If you have ever owned or lived in a home built prior to 1960 or 1970, you probably have some experience with traditional wood frame windows and the attendant restoration duties. The glazing, or sealant, that lines the exterior edge of the window frame to prevent moisture and cold from seeping inside, may be cracked, weakened or missing altogether. While it takes some patience and occasionally a replacement pane of glass, window glazing is a straightforward process.
Things You'll Need
- Putty knife Glazier's points Window glazing Caulking gun Paper towels and rags
Reglazing Wood Windows
Remove the old glaze. A putty knife is the best tool to remove old glaze, but some finesse is required: Scrape gently, trying as best as you can to insert the putty knife under the old glaze and pry it upwards.
Leave in place those sections of old glaze that cannot be removed; this means that a particular section of glaze is still viable, and doing its job.
Remove as much of the old glaze as possible and insert metal glazier's points at the edge of the glass pane where the pane meets the wood frame. These small metal points have a flat edge, and this edge is where you can place your putty knife to push the point into the wood; it is this point that essentially will be holding the glass in place.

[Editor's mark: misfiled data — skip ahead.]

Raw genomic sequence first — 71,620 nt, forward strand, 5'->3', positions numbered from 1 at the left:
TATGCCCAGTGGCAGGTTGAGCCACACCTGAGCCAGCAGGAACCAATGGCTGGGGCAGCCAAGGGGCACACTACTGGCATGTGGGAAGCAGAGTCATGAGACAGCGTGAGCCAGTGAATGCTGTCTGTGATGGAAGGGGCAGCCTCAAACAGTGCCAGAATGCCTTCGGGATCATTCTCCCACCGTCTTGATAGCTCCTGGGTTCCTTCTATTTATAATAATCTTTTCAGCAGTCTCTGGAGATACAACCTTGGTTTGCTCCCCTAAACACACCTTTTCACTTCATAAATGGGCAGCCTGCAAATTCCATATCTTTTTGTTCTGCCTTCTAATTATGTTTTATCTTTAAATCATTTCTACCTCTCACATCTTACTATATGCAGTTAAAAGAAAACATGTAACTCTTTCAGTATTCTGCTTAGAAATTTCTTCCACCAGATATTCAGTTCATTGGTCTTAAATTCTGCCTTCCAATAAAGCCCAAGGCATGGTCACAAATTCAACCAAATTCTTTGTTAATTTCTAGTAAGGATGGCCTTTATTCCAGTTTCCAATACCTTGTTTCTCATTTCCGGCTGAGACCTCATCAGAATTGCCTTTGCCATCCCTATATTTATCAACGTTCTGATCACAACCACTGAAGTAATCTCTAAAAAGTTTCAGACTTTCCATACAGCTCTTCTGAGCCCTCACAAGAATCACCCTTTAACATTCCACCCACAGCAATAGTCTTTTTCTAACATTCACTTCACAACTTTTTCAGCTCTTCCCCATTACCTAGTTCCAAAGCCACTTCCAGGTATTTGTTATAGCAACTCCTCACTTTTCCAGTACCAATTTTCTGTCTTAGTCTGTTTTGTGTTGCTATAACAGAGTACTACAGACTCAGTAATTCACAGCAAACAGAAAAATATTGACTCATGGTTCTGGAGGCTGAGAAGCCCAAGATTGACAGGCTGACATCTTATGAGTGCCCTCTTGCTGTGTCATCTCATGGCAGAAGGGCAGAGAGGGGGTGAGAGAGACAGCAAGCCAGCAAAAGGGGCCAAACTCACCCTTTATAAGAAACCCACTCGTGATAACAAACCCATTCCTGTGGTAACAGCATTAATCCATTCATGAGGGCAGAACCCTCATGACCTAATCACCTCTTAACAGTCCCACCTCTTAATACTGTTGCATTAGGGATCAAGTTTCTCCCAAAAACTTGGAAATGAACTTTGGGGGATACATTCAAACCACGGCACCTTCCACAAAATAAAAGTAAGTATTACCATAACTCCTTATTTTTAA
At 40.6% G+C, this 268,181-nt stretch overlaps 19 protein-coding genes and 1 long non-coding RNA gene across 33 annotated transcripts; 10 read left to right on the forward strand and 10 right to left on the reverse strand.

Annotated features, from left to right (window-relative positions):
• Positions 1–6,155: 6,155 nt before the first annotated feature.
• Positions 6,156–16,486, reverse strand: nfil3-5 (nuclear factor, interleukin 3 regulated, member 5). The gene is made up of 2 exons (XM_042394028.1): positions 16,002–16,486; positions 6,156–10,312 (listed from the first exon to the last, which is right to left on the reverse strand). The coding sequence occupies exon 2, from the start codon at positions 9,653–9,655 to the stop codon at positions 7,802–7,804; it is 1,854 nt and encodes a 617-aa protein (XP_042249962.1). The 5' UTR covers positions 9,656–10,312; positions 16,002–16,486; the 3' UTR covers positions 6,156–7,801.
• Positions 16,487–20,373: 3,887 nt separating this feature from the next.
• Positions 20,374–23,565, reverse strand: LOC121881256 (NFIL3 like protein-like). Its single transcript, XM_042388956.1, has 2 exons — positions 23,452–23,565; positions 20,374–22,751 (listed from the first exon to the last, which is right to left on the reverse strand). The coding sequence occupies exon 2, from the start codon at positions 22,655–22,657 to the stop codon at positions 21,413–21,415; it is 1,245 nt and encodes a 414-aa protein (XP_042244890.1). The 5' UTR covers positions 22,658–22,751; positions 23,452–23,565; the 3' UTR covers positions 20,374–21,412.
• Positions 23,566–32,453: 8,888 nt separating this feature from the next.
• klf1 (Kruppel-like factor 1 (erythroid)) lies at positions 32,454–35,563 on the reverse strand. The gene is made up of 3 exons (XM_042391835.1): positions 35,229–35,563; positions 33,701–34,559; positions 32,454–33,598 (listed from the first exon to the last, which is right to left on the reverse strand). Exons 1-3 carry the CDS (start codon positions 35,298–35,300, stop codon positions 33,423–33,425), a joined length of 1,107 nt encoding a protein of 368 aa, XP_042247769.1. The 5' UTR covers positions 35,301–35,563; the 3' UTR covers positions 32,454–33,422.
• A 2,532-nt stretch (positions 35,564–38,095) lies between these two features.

Apply a new glaze. Glaze is available in a tub, and, more recently, in a tube similar to a caulking tube that can be applied using a caulking gun. Dap® is a well-known brand of window glaze and is available in most hardware stores.
Scoop out an amount of new glaze contained in a traditional tub and rub it around in your palms until it is warm and pliable. Roll it into a strip to place along the exterior edge of the pane up against the wood frame. Repeat this process over the entire edge of the window, placing new glaze over any remaining old glaze. Smooth the entire glazed edge with your finger or putty knife.
Cut off the tip of a tube of glaze in the newer caulk-style tube per the desired thickness and use a caulking gun to apply a thin bead of glaze around the entire edge of the exterior window pane up against the wood frame. Smooth the bead of glaze with a dampened paper towel or rag, or even your fingertip, until it is smooth and uniform and conforms to the edges of the pane against the frame.
Tips & Warnings
- When removing old glaze, make sure to check for old glazier's points. These can catch on your putty knife and crack the glass. Remove old glazier's points with the edge of your putty knife before applying new ones. If you do crack a pane, measure the size of the opening and go to any hardware or home improvement store, which can cut a piece of glass to your exact measurements. Apply new points, and glaze according to directions. Look for window glaze in your hardware or home improvement store in the same area as the caulks and sealants.
- Make every effort not to press too hard on the glass with your putty knife when removing old glaze, as this could crack the original glass pane.
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